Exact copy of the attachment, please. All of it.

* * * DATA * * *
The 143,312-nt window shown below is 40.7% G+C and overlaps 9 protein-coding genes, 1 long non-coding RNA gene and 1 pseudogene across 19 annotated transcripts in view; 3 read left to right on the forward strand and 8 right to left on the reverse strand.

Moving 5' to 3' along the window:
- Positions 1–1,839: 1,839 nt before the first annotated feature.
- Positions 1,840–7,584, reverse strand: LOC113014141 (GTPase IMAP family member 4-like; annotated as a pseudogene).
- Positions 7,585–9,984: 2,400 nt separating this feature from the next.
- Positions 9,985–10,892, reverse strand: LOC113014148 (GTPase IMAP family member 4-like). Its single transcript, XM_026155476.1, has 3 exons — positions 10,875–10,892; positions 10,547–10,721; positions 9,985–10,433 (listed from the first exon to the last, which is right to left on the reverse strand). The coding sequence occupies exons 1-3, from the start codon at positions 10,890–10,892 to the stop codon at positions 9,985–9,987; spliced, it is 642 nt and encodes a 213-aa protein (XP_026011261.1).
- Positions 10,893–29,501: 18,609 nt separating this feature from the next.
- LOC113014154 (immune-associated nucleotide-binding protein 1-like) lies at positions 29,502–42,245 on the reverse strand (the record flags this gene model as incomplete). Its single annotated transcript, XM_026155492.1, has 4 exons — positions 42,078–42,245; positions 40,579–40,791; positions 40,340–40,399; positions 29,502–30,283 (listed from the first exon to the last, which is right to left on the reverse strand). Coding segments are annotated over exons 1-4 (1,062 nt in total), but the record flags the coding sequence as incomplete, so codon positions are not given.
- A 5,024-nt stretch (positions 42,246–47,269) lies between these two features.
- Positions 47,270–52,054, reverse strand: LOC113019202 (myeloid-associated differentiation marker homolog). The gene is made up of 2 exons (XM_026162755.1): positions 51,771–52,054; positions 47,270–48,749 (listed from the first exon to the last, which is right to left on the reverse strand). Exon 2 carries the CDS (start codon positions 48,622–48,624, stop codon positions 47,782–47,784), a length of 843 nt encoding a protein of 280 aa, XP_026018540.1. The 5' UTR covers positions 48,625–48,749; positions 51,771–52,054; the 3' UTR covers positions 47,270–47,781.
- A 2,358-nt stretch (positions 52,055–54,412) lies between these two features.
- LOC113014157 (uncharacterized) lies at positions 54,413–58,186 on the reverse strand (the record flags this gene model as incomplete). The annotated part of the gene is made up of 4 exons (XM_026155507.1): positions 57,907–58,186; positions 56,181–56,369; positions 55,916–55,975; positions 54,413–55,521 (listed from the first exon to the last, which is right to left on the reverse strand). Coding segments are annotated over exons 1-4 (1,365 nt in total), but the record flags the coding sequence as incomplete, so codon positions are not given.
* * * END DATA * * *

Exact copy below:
The 143,312-nt window shown below is 40.7% G+C and overlaps 9 protein-coding genes, 1 long non-coding RNA gene and 1 pseudogene across 19 annotated transcripts in view; 3 read left to right on the forward strand and 8 right to left on the reverse strand.

Moving 5' to 3' along the window:
- Positions 1–1,839: 1,839 nt before the first annotated feature.
- Positions 1,840–7,584, reverse strand: LOC113014141 (GTPase IMAP family member 4-like; annotated as a pseudogene).
- Positions 7,585–9,984: 2,400 nt separating this feature from the next.
- Positions 9,985–10,892, reverse strand: LOC113014148 (GTPase IMAP family member 4-like). Its single transcript, XM_026155476.1, has 3 exons — positions 10,875–10,892; positions 10,547–10,721; positions 9,985–10,433 (listed from the first exon to the last, which is right to left on the reverse strand). The coding sequence occupies exons 1-3, from the start codon at positions 10,890–10,892 to the stop codon at positions 9,985–9,987; spliced, it is 642 nt and encodes a 213-aa protein (XP_026011261.1).
- Positions 10,893–29,501: 18,609 nt separating this feature from the next.
- LOC113014154 (immune-associated nucleotide-binding protein 1-like) lies at positions 29,502–42,245 on the reverse strand (the record flags this gene model as incomplete). Its single annotated transcript, XM_026155492.1, has 4 exons — positions 42,078–42,245; positions 40,579–40,791; positions 40,340–40,399; positions 29,502–30,283 (listed from the first exon to the last, which is right to left on the reverse strand). Coding segments are annotated over exons 1-4 (1,062 nt in total), but the record flags the coding sequence as incomplete, so codon positions are not given.
- A 5,024-nt stretch (positions 42,246–47,269) lies between these two features.
- Positions 47,270–52,054, reverse strand: LOC113019202 (myeloid-associated differentiation marker homolog). The gene is made up of 2 exons (XM_026162755.1): positions 51,771–52,054; positions 47,270–48,749 (listed from the first exon to the last, which is right to left on the reverse strand). Exon 2 carries the CDS (start codon positions 48,622–48,624, stop codon positions 47,782–47,784), a length of 843 nt encoding a protein of 280 aa, XP_026018540.1. The 5' UTR covers positions 48,625–48,749; positions 51,771–52,054; the 3' UTR covers positions 47,270–47,781.
- A 2,358-nt stretch (positions 52,055–54,412) lies between these two features.
- LOC113014157 (uncharacterized) lies at positions 54,413–58,186 on the reverse strand (the record flags this gene model as incomplete). The annotated part of the gene is made up of 4 exons (XM_026155507.1): positions 57,907–58,186; positions 56,181–56,369; positions 55,916–55,975; positions 54,413–55,521 (listed from the first exon to the last, which is right to left on the reverse strand). Coding segments are annotated over exons 1-4 (1,365 nt in total), but the record flags the coding sequence as incomplete, so codon positions are not given.